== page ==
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What's with India's don't-win-but-don't-lose attitude?

The country's cricket, at all levels, is suffering because of players' reluctance to challenge themselves

Harsha Bhogle

February 15, 2013

Comments: 132 | Text size: A | A

MS Dhoni collects yet another series trophy, West Indies v India, 3rd Test, Dominica, 5th day, July 10, 2011
By agreeing to a draw in Dominica, India gave up their first chance of winning two Tests in a series in West Indies © AFP
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As I watched the last day of the Irani Cup unfold, completely inconsequential, and devoid of a challenge, I wondered what it is about our cricket system that encourages so many teams to play safe, to believe that getting the first-innings lead is all that matters. It bothered me - and I hope it bothers a lot of people - that a higher sporting goal, that of winning the game outright, seems to be so low down the priority of most teams.

Among the many responses I got on Twitter when I posed the question why, one came from Anand Halve, among India's foremost marketing analysts. "Do you think 'It's ok if you don't win but don't lose' is a reflection of a national mindset that goes beyond cricket?" he asked, and being the analytical sort, promptly followed it with another: "The Minimax vs Maximin criterion as a motto for living?"

The definition of Minimax in game theory, simplified, is (courtesy Wikipedia): "… each player minimises the maximum payoff possible for the other - since the game is zero-sum, he also minimises his own maximum loss (i.e. maximises his minimum payoff)."

At the start of day five of the Irani Cup, Rest of India were 413 ahead with 90 overs left in the match. Remember, it was a last-day pitch, and except on day one, a run rate of four an over hadn't been reached. You would have thought 4.5 runs per over would have been not only a safe enough challenge but also one that would have given their bowlers the best opportunity to take ten wickets. Instead, they batted on and set Mumbai 517 from a maximum of 67 overs.

When I asked Harbhajan Singh, the Rest of India captain, if he had contemplated a declaration overnight, he suggested that on a track like that, they didn't want to offer the opposition a chance. He was minimising the maximum payoff possible for the opposition (to win the game by chasing 413 on the last day) but also maximising his minimum payoff (to win on first-innings lead). In this case, aiming for his maximum payoff, winning outright, would have been excellent for cricket, would have given his bowlers something to play for on the last day, and would have thrown the gauntlet down for the Mumbai batsmen, who would have had no choice but to go for the target, since otherwise they had lost the game on first-innings lead.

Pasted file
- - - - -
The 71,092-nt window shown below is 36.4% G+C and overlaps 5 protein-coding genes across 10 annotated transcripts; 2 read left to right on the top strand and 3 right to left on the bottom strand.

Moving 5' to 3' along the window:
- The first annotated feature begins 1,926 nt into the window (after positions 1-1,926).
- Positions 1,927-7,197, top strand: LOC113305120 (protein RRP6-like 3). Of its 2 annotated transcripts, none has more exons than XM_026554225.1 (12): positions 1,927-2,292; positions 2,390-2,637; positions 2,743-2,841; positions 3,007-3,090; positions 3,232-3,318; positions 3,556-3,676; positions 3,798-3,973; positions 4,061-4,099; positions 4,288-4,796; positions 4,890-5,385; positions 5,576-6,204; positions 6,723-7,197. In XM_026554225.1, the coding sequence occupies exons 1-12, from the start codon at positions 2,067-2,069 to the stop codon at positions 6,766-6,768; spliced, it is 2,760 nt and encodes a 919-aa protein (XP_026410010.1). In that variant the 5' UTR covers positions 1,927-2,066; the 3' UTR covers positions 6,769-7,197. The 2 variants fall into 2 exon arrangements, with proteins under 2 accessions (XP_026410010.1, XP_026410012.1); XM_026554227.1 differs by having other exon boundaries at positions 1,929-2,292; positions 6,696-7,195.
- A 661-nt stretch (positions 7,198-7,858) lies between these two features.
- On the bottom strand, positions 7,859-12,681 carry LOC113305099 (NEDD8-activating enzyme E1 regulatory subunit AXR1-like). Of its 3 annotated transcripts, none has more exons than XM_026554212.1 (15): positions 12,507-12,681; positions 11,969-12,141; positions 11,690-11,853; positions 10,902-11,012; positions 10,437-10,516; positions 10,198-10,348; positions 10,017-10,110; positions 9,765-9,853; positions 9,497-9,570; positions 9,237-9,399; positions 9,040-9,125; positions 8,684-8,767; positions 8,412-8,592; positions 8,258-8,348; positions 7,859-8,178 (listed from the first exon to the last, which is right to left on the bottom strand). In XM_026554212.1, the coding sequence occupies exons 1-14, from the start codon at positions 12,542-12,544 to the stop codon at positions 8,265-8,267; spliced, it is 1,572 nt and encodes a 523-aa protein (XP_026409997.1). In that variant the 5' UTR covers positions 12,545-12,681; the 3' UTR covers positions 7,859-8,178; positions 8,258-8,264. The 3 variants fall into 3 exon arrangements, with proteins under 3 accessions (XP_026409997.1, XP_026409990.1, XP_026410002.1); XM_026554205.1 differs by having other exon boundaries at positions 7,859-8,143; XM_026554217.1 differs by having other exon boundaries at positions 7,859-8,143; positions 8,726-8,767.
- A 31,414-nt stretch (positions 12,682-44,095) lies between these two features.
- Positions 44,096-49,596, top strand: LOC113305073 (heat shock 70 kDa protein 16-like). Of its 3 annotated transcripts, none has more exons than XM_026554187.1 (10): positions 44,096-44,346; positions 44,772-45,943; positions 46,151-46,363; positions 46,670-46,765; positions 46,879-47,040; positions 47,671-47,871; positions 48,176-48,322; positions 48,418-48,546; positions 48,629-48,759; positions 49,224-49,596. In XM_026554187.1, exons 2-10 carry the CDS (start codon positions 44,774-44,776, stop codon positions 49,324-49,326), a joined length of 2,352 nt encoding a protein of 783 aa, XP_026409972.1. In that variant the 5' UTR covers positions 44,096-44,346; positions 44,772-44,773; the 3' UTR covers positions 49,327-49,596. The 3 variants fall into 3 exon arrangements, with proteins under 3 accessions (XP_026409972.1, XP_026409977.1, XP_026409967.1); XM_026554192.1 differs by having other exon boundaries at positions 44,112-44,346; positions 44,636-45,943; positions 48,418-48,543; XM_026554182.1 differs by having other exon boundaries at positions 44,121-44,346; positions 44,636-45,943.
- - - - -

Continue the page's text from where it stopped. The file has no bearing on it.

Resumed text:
And so we had another day of low-pressure, low-challenge cricket, which, as it turns out, is ingrained in India's domestic structure. The idea of challenging yourself to discover how good you can be is unfortunately considered outdated, unfashionable or just stupid. Which is such a pity.

To go back to Halve's question: is this a national trait, to effectively do just enough to get a favourable but sub-optimal result? And is this reluctance to take pressure reflected in a fragility that is manifest when pressure is inevitable? It is for the social scientists to examine whether this is a national trait, but on the evidence of a little bit of research, I have to conclude that it is an overwhelming feature of Indian cricket.

Let's start at the top and the now infamous Test in Dominica in 2011. India, leading the series 1-0, had to make 180 from 47 overs to win. Their worst-case scenario, a defeat, was remote. By the time they moved to a target of 86 from 15 overs, with seven wickets in hand, it had disappeared. India could either draw or win. They chose to draw rather than challenge themselves to win. The result was favourable (a series win) but sub-optimal (1-0 instead of 2-0). It suggested India didn't want to be pushed.

One level lower, we saw the mindset in the Irani Cup. Even more unfortunate was Mumbai's approach in their Ranji Trophy match against Gujarat. Needing 135 from a minimum of 41 overs to seal an outright win, Mumbai opted to dawdle to 65 for 1 from 27 overs, with opener Kaustubh Pawar scoring 15 not out from 88 balls. If you love bright, attacking cricket, you would have been particularly pained by the statement by the Mumbai coach: "It wasn't really going to matter eventually - whether we went for the target or not. The fact is, we have achieved the objective of qualifying." Mumbai allowed themselves to play dull, purposeless cricket instead of challenging themselves for a superior cause.